One of the hottest topics of the moment in Big Data is undoubtedly the Data Mesh, but what is it? Why is this better than the solutions we had before? Do we need it? Should we adopt it?
Besides the Data Mesh, when we talk about Big Data we have two pretty standard solutions:
- Warehouse = Accumulate data into a central schema
- Data Lake = Accumulate raw data into a central location
We can see these solutions implemented in many ways; for example, I’ve seen a solution based on a Data Lake with real-time data and stream processing to ingest, transforming and serve it from a centralized data platform.
It seems friendly and relatively straightforward, but it’s not always the best solution. Having a centralized ETL pipeline means that each team has less control over it since different data use cases require different approaches. It also means that all teams rely on the data team, which may cause a bottleneck in the whole organization.
Let’s fix this mess
Essentially a Data Mesh helps to get rid of this problem by having each team/business area responsible for handling their ETL pipeline. It means more flexibility and autonomy. It should be supported by a good self-service data platform, but while the data might be physically centralised in the platform, ownership of it is decentralised.
Should we adopt Data Mesh?
The applicability of the Data Mesh paradigm depends on some aspect of your business, and it’s not always applicable.
- Do you need to reduce the distance between data producer and data consumer due to the lack of business domain knowledge?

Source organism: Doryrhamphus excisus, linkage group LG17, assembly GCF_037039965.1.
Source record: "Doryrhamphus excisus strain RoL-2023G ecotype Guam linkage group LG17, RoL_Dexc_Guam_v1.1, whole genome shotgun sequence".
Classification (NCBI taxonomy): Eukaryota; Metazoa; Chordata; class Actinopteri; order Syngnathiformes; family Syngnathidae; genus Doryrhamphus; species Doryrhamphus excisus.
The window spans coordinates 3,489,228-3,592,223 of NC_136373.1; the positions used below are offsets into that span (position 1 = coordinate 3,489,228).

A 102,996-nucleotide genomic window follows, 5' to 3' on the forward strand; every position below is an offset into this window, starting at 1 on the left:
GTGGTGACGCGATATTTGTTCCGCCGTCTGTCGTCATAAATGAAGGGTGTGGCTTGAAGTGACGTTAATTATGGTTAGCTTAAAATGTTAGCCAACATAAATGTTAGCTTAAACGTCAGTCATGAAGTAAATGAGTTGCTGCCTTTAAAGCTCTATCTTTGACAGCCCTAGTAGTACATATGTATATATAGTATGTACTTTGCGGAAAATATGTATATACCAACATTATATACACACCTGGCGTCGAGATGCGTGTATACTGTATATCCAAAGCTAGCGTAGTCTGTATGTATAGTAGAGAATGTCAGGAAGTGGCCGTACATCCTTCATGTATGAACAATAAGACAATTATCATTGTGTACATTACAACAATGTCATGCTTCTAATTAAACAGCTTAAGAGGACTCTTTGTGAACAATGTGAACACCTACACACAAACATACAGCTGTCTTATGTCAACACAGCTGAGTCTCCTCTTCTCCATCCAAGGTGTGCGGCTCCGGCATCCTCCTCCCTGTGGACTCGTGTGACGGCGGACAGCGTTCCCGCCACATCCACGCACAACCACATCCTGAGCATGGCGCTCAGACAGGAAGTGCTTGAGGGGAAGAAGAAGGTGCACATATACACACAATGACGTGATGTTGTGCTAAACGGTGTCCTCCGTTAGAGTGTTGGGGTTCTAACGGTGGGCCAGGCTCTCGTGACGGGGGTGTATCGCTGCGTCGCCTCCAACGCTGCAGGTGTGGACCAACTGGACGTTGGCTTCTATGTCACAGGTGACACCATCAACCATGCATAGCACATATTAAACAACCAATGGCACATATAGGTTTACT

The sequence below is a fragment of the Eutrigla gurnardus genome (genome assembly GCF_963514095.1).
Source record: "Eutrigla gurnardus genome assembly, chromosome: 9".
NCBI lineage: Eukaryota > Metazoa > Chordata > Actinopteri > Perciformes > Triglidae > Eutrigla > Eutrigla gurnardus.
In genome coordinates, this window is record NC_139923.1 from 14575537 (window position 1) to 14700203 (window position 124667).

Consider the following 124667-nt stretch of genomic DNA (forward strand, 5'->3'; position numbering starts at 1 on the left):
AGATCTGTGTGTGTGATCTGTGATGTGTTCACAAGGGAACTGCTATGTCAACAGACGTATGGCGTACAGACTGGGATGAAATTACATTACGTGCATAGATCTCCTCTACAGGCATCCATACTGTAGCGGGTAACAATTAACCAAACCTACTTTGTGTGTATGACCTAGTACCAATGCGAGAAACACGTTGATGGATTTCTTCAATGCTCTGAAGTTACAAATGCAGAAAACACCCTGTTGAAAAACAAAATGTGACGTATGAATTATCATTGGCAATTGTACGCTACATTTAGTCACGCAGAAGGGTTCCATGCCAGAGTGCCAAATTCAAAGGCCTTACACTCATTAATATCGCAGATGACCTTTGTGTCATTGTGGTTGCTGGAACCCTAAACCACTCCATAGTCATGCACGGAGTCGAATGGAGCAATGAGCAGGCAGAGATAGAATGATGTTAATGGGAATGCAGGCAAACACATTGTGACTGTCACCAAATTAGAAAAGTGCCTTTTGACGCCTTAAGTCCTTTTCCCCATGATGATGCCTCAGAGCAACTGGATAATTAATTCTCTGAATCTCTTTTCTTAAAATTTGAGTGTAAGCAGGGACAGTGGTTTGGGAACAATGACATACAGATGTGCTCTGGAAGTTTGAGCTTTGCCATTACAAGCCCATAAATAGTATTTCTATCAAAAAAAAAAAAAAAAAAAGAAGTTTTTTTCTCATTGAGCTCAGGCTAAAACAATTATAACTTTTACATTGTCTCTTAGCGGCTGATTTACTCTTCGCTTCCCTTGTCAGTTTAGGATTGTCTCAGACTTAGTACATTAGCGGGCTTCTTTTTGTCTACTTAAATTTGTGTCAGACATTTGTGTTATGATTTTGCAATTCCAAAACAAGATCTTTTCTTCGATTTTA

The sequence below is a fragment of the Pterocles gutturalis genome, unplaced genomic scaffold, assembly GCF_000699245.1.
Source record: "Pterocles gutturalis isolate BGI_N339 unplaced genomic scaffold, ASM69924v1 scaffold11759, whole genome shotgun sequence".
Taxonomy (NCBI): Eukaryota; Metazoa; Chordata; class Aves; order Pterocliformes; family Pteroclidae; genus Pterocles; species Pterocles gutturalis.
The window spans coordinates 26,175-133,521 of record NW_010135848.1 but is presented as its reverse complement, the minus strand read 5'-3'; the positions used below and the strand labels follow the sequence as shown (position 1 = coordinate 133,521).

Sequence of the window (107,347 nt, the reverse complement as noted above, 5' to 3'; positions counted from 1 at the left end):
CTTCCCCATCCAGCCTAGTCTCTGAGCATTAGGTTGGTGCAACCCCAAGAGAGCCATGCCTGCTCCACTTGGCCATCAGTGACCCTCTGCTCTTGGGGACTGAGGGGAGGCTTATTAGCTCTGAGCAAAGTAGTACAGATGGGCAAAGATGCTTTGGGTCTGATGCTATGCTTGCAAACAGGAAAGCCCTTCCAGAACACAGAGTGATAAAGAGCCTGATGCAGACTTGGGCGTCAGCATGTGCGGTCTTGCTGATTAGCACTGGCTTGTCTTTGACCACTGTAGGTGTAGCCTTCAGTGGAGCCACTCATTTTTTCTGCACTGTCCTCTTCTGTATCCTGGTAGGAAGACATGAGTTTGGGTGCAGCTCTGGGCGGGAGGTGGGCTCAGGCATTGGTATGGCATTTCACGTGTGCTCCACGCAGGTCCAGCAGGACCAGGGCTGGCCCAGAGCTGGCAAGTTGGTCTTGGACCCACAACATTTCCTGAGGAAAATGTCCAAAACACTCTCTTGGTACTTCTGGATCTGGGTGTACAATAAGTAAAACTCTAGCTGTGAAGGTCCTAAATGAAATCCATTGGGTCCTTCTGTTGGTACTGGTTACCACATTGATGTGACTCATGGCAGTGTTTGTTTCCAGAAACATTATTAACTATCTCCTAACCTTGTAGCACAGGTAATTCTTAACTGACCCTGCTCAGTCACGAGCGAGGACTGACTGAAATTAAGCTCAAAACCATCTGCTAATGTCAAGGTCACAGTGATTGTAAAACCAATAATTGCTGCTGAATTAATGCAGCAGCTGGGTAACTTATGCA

- Do your business domains have difficulties understanding each other or just collaborating effectively?
- Does data have value in your business?
- Is your culture prepared to take advantage of team autonomy?
These are just a few questions you should answer before using the Data Mesh paradigm but let’s go deeper into the Data Mesh principles to understand what it means to have a genuine Data Mesh.
As we already said before, each business domain is responsible for ingesting, clean and aggregate the data; they are the owners of their data. For instance, its business domain should observe its data to identify if its data are fresh or broken.
Data as a product
Each business domain should have data around customer’s needs, which means have specific and essential data gathered from a necessity filtering out everything is not crucial for that particular business domain. This help to focus on the right things having inside the organization only data which matter.
Federated Computational Governance
Having a standard way to communicate and provide the data is the key to good collaboration between business domains. It means that each business domain should agree to have a common vocabulary and syntax defining SLAs between them that they will guarantee to its consumers.
Self-Serve Data Platform
Each business domain needs to provide domain-agnostic data into the central platform so every other business domain can benefit from it. Thanks to this abstraction, it becomes easy to automatize the whole process creating a self-serve platform.
Understanding the Data Mesh principles, we can indeed say that it is a paradigm that matches the structure and language of the code with its corresponding business domain.
(DDD + Microservices) x Data
It’s like applying a Domain-Driven design to our distributed data infrastructure.
Scratching the tip of the iceberg and final thoughts
Recently I’ve had a workshop here @ThoughtWorks run by Chris Ford. It has been very formative, and it helped me to clarify some doubts putting my hands on some use cases. I’m now able to identify a Data Mesh than a Data Mess. Thanks!
Of course, the topic is huge, and it should require more words and use cases to be fully understood. I’ll leave here a list of resources you can find helpful to go deeper.